After decades of delays, including six failed attempts since 2005 to pass similar bills, this year the government gave the green light to debate the bill starting March 20. Given the wide variety of opinions on the issue, even within parties, the government gave legislators total freedom of expression, encouraging them to vote according to their own principles and convictions.
On March 1, in his opening speech for the regular sessions of Congress, Argentine President Mauricio Macri said:
Hace 35 años que se viene postergando un debate muy sensible que como sociedad nos debemos: el aborto. Como más de una vez dije, estoy a favor de la vida. Pero también estoy a favor de los debates maduros y responsables que como argentinos tenemos que darnos. Por eso, vemos con agrado que el Congreso incluya este tema en su agenda de este año. Espero que se escuchen todas las voces y se tomen en cuenta todas las posturas.
There have been 35 years of neglect of this very sensitive issue that we as a society are obligated to address: abortion. As I have said more than once, I am pro-life. But I am also in favor of the mature and responsible debates that we as Argentines must carry out. For this reason, I am glad to see that Congress is including the subject in its agenda this year. I hope that all voices are heard and all positions are taken into account.
Additionally, Macri brought up two other items of interest in the arena of gender equality: the extension of paternity leave–which as of today permits only a couple of days–and the promise to reduce the wage gap between men and women, something that already has a legal framework, but one that, in reality, leaves much to be desired.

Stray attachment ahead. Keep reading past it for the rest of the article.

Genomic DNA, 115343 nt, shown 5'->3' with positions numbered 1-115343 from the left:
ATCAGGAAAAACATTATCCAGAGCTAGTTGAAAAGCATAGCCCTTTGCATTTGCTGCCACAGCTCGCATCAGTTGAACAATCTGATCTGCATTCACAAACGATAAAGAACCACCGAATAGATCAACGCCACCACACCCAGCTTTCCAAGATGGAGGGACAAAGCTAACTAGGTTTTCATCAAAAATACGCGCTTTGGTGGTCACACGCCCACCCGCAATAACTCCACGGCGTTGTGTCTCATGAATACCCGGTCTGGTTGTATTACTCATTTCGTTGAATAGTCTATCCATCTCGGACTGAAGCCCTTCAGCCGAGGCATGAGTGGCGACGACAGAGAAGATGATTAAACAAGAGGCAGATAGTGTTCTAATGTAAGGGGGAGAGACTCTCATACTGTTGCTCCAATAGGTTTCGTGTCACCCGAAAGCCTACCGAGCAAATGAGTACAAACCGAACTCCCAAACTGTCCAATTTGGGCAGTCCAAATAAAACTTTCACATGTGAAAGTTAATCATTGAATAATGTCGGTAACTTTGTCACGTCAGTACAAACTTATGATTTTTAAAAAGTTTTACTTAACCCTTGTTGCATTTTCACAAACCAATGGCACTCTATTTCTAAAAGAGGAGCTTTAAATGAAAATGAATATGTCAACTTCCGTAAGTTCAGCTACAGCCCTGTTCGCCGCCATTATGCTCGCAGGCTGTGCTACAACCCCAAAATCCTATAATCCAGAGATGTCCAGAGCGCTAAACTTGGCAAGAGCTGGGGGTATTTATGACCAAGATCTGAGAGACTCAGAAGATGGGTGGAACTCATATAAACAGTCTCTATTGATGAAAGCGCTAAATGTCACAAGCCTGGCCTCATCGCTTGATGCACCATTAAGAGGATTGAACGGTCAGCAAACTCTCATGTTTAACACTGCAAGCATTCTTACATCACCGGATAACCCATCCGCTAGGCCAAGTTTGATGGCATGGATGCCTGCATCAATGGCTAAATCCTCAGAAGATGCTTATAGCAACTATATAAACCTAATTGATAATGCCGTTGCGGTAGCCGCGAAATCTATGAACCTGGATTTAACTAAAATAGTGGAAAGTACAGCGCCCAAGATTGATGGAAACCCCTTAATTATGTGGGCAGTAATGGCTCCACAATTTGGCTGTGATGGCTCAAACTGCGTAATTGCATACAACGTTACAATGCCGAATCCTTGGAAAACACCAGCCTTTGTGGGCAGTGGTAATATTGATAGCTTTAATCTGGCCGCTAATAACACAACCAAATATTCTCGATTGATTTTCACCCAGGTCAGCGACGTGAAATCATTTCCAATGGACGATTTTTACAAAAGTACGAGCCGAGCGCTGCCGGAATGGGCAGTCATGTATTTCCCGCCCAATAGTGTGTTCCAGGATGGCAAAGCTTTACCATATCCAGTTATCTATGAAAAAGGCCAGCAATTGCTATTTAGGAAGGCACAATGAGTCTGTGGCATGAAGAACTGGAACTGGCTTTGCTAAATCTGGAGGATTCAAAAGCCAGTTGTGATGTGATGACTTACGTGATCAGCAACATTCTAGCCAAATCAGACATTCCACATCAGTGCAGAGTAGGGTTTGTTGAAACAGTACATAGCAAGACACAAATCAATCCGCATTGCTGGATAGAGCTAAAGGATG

It is notable that the initiative to host this debate in Congress comes from a government known to be right-leaning and conservative. The debates faced delays and barriers during the two terms of former President Cristina Kirchner, who belongs to the opposing political party. Kirchner was outspoken in her support of the abortion ban.
The abortion debate in Argentina is not cleanly divided along party lines, but rather revolves around the personal experiences, values, and religious beliefs of individuals. The wide range of opinions in favor of and against decriminalization is found both within the governing party and in the opposition.
The debate online: A mirror of the division in Argentine society
The possibility of decriminalizing abortion has polarized public opinion in Argentina, which struggles between its progressive trajectory and its conservative, religious heritage.
As might be expected, days before the Women's Strike that will take place on International Women's Day, social media was exploding with comments and memes that mirror this range of opinions (including some extreme ones) on the issue of abortion.
It is certainly a topic that readily provokes thoughtful debate as well as intense emotional reactions, which explains the abundance of insults, personal attacks, and mocking. Some of the most widely used hashtags are #abortolegal (legal abortion), #AbortoLegalYA (legal abortion NOW), #NOalAborto (NO to abortion), and #Sialavida (Yes to life).
— #AbortoLegalYa! (@PorAbortoLegal) February 28, 2018.
The question is not when a fertilized egg becomes a human being.The question is when a woman stops being human and becomes a state-regulated incubator.
Our bodies. Our territory.#AbortoLegalYa (Legal abortion now)
Si les dan #AbortoLegal gratis para que garchen sin cuidarsey, quiero que también existan By pass gástricos y liposucción gratis, para poder comer sin cuidarnos y quedar flaquitos de nuevo.
De hecho muere más gente por obesidad que por abortos. ¿ O no?#BuenViernes
— Ave Nocturna (@MalbecYQueso) March 2, 2018